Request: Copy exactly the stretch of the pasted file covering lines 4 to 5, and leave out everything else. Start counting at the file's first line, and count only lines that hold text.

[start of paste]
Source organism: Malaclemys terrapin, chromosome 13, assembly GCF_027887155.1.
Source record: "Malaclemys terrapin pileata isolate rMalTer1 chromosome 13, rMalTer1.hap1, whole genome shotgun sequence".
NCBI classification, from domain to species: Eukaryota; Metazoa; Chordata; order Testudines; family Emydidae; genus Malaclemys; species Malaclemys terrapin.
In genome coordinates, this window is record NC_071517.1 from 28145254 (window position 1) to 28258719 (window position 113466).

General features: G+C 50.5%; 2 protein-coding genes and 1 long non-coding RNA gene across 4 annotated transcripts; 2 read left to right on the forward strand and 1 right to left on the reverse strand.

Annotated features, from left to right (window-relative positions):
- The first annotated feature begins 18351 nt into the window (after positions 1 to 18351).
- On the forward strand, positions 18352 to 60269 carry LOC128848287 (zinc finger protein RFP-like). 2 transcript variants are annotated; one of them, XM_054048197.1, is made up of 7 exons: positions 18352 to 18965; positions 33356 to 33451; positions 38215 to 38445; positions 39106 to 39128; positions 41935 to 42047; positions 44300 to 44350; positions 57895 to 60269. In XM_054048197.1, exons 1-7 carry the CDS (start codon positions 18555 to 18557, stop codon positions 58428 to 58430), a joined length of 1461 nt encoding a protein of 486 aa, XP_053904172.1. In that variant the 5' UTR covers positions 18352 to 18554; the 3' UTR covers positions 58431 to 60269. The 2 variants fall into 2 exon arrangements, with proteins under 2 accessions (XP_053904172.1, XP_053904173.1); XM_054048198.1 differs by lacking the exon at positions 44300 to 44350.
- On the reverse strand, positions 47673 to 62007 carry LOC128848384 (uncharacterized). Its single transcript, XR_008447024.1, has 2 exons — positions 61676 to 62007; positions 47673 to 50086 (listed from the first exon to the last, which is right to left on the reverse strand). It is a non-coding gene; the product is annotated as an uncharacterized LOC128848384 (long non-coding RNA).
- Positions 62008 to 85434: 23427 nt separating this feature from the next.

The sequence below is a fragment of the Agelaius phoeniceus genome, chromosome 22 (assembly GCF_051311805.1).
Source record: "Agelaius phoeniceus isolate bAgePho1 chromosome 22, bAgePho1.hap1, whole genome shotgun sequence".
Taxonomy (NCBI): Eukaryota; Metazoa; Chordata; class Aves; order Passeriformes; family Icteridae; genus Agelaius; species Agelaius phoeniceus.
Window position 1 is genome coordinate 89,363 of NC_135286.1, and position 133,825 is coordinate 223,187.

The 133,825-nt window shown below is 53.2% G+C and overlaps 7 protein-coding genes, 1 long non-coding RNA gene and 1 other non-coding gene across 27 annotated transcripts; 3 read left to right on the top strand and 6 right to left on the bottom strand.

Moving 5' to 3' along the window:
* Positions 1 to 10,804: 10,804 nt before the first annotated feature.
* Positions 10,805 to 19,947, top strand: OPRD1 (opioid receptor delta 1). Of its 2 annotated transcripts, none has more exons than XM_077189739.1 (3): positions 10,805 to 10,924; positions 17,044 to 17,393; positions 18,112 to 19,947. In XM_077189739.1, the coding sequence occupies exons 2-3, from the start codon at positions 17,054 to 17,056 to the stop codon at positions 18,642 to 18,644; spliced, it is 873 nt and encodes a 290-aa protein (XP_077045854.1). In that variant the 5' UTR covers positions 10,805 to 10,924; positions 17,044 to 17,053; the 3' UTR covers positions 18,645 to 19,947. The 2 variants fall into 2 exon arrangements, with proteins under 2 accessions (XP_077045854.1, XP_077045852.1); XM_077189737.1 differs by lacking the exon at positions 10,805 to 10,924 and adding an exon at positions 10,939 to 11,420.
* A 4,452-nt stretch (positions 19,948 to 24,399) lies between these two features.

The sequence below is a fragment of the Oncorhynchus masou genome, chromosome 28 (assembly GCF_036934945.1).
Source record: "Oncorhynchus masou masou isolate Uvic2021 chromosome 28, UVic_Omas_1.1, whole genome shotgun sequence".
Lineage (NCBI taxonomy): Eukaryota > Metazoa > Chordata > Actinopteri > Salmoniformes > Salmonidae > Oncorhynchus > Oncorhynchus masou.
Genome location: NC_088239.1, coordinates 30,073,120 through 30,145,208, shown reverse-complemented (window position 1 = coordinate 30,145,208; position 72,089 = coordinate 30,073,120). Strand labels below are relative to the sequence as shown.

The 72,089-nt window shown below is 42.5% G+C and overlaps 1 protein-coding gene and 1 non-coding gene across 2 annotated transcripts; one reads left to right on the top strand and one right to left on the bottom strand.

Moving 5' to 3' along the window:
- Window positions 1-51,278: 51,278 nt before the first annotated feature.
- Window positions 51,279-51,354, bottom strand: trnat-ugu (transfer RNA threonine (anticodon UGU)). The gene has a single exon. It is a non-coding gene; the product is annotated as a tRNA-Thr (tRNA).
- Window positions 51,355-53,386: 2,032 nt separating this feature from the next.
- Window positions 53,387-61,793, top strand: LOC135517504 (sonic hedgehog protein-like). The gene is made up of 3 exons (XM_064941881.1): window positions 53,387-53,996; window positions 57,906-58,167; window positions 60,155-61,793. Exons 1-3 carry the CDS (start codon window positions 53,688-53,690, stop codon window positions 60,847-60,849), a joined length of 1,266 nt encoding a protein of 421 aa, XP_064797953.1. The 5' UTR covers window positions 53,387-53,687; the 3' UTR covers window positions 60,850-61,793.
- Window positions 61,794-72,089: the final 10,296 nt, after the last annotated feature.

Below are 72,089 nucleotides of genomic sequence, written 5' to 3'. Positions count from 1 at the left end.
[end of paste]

In genome coordinates, this window is record NC_071517.1 from 28145254 (window position 1) to 28258719 (window position 113466).

General features: G+C 50.5%; 2 protein-coding genes and 1 long non-coding RNA gene across 4 annotated transcripts; 2 read left to right on the forward strand and 1 right to left on the reverse strand.